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Comparing alternative tree canopy cover estimates derived from digital aerial photography and field-based assessments

Posted date: July 23, 2012
Publication Year: 
2012
Publication Series: 
Paper (invited, offered, keynote)
Source: In: McWilliams, Will; Roesch, Francis A. eds. 2012. Monitoring Across Borders: 2010 Joint Meeting of the Forest Inventory and Analysis (FIA) Symposium and the Southern Mensurationists. e-Gen. Tech. Rep. SRS-157. Asheville, NC: U.S. Department of Agriculture, Forest Service, Southern Research Station. 237-244.
Note: This article is part of a larger document.

Abstract

A spatially-explicit representation of live tree canopy cover, such as the National Land Cover Dataset (NLCD) percent tree canopy cover layer, is a valuable tool for many applications, such as defining forest land, delineating wildlife habitat, estimating carbon, and modeling fire risk and behavior. These layers are generated by predictive models wherein their accuracy is dependent on the quality of the data used to train the models. This analysis compares several different methods for estimating live tree canopy cover, including ocular, image segmentation, and dot count assessments from digital aerial photography, as well as field-based measurements.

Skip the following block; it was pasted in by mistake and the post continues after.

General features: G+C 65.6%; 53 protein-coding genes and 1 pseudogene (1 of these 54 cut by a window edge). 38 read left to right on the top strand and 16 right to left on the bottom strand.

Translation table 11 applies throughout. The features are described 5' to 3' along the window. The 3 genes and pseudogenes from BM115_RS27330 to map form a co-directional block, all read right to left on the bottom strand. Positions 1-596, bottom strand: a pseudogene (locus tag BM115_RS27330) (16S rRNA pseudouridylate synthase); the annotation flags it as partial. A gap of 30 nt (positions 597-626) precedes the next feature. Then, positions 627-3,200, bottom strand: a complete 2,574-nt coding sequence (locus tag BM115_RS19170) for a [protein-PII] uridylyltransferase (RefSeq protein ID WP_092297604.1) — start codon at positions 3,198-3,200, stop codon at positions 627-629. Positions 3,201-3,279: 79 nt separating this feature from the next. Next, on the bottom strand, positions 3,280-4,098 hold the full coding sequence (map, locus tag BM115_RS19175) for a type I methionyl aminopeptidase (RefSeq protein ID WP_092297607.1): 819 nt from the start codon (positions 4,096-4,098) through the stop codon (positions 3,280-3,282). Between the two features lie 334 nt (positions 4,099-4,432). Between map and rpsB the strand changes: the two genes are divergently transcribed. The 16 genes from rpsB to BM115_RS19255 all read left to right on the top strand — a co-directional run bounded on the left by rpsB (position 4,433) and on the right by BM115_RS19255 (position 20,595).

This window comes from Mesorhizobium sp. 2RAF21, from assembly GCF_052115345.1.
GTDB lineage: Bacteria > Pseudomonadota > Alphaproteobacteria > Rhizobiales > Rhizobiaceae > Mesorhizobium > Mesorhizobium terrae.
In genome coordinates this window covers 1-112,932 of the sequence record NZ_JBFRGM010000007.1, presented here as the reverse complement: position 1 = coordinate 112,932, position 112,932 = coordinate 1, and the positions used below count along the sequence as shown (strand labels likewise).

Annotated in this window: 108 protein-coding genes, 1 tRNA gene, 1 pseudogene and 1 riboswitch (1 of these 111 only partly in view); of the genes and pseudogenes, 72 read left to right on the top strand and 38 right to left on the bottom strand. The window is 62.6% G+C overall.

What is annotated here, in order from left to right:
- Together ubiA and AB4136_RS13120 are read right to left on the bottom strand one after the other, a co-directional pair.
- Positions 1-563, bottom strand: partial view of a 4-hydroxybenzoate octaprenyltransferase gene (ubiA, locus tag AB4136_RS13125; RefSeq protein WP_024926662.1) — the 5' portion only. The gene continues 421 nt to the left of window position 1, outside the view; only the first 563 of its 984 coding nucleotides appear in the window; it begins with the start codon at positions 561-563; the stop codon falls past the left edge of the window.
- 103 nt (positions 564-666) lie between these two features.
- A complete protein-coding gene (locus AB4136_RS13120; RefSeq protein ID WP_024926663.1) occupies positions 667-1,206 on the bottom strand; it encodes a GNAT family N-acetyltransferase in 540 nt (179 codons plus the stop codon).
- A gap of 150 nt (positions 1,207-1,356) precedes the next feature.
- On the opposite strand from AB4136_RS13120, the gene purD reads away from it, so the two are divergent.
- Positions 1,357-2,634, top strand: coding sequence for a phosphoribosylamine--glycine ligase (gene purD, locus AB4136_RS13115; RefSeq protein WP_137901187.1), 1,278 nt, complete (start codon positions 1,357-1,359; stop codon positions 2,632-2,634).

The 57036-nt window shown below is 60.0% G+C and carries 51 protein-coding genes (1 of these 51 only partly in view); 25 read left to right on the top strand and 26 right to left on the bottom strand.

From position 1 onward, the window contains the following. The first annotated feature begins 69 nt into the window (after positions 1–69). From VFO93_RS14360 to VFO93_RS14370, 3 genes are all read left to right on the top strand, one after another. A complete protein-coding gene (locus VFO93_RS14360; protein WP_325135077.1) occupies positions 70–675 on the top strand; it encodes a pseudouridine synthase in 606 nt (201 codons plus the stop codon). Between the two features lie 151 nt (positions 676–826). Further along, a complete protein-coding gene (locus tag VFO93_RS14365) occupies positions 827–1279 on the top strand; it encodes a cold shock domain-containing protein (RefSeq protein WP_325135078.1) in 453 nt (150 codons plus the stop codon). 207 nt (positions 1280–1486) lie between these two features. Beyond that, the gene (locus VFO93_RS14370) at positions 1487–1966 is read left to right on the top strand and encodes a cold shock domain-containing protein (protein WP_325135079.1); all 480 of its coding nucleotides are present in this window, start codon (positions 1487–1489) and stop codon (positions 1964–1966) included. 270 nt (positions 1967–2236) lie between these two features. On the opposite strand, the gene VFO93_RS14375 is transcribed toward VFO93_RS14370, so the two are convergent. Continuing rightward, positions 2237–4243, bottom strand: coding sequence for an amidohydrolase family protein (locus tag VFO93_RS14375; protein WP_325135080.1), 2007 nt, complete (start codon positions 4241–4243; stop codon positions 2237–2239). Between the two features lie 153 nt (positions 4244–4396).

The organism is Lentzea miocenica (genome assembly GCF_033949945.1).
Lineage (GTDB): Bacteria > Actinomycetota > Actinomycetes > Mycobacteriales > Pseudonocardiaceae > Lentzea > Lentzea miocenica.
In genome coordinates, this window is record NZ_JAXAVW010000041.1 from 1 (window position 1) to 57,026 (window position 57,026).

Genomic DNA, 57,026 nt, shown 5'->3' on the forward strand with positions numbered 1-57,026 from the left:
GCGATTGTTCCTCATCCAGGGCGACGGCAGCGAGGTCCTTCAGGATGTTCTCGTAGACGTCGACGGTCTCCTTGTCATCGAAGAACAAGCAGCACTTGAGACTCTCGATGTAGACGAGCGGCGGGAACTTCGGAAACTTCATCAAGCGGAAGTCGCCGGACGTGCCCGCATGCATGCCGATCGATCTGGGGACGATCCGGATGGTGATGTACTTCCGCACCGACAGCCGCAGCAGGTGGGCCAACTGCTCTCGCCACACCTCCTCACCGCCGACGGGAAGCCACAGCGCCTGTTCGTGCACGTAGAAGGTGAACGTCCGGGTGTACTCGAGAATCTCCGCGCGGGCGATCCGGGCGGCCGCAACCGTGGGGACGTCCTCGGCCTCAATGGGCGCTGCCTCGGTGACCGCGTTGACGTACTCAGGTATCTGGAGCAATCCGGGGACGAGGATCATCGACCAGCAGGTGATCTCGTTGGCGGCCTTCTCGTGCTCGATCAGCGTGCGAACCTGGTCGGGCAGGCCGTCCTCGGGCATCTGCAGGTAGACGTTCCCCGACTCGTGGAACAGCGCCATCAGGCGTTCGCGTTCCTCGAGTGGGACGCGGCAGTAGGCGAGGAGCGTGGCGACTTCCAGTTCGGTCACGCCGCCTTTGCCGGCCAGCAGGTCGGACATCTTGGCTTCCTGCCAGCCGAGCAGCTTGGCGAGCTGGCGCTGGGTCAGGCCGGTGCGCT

Citation

Frescino, Tracey S.; Moisen, Gretchen G. 2012. Comparing alternative tree canopy cover estimates derived from digital aerial photography and field-based assessments. In: McWilliams, Will; Roesch, Francis A. eds. 2012. Monitoring Across Borders: 2010 Joint Meeting of the Forest Inventory and Analysis (FIA) Symposium and the Southern Mensurationists. e-Gen. Tech. Rep. SRS-157. Asheville, NC: U.S. Department of Agriculture, Forest Service, Southern Research Station. 237-244.
National Strategic Program Areas: 
Inventory and Monitoring